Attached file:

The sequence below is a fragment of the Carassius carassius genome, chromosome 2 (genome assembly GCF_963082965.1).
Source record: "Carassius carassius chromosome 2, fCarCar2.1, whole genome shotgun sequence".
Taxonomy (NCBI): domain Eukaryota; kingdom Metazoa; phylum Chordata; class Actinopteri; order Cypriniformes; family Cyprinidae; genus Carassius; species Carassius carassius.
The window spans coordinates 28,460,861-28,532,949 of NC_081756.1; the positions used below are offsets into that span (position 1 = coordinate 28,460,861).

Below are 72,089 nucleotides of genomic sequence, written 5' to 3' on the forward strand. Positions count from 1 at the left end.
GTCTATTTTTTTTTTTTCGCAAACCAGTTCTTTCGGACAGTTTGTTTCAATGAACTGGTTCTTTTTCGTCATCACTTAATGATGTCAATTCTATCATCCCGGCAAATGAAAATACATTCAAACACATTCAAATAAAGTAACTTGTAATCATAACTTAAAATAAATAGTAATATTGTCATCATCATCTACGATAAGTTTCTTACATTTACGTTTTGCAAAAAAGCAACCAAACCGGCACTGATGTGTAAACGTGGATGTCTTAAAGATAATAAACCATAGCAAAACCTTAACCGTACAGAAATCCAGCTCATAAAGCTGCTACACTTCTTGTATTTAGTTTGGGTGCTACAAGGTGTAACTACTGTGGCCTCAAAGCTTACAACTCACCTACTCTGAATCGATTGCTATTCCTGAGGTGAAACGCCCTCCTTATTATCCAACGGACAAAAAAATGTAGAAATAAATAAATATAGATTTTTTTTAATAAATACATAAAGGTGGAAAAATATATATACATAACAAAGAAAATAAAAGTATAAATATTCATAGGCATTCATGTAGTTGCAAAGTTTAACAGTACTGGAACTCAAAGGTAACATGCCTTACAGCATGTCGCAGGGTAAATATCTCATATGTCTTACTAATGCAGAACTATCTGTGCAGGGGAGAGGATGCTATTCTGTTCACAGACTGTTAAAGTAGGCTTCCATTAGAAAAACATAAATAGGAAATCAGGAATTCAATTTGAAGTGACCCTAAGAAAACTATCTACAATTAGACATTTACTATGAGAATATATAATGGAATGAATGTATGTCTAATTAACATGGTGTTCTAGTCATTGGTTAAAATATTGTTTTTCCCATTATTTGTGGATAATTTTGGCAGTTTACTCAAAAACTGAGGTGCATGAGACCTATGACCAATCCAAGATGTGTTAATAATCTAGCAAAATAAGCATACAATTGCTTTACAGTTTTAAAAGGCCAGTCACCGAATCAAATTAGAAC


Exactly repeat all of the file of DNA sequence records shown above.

The sequence below is a fragment of the Carassius carassius genome, chromosome 2 (genome assembly GCF_963082965.1).
Source record: "Carassius carassius chromosome 2, fCarCar2.1, whole genome shotgun sequence".
Taxonomy (NCBI): domain Eukaryota; kingdom Metazoa; phylum Chordata; class Actinopteri; order Cypriniformes; family Cyprinidae; genus Carassius; species Carassius carassius.
The window spans coordinates 28,460,861-28,532,949 of NC_081756.1; the positions used below are offsets into that span (position 1 = coordinate 28,460,861).

Below are 72,089 nucleotides of genomic sequence, written 5' to 3' on the forward strand. Positions count from 1 at the left end.
GTCTATTTTTTTTTTTTCGCAAACCAGTTCTTTCGGACAGTTTGTTTCAATGAACTGGTTCTTTTTCGTCATCACTTAATGATGTCAATTCTATCATCCCGGCAAATGAAAATACATTCAAACACATTCAAATAAAGTAACTTGTAATCATAACTTAAAATAAATAGTAATATTGTCATCATCATCTACGATAAGTTTCTTACATTTACGTTTTGCAAAAAAGCAACCAAACCGGCACTGATGTGTAAACGTGGATGTCTTAAAGATAATAAACCATAGCAAAACCTTAACCGTACAGAAATCCAGCTCATAAAGCTGCTACACTTCTTGTATTTAGTTTGGGTGCTACAAGGTGTAACTACTGTGGCCTCAAAGCTTACAACTCACCTACTCTGAATCGATTGCTATTCCTGAGGTGAAACGCCCTCCTTATTATCCAACGGACAAAAAAATGTAGAAATAAATAAATATAGATTTTTTTTAATAAATACATAAAGGTGGAAAAATATATATACATAACAAAGAAAATAAAAGTATAAATATTCATAGGCATTCATGTAGTTGCAAAGTTTAACAGTACTGGAACTCAAAGGTAACATGCCTTACAGCATGTCGCAGGGTAAATATCTCATATGTCTTACTAATGCAGAACTATCTGTGCAGGGGAGAGGATGCTATTCTGTTCACAGACTGTTAAAGTAGGCTTCCATTAGAAAAACATAAATAGGAAATCAGGAATTCAATTTGAAGTGACCCTAAGAAAACTATCTACAATTAGACATTTACTATGAGAATATATAATGGAATGAATGTATGTCTAATTAACATGGTGTTCTAGTCATTGGTTAAAATATTGTTTTTCCCATTATTTGTGGATAATTTTGGCAGTTTACTCAAAAACTGAGGTGCATGAGACCTATGACCAATCCAAGATGTGTTAATAATCTAGCAAAATAAGCATACAATTGCTTTACAGTTTTAAAAGGCCAGTCACCGAATCAAATTAGAAC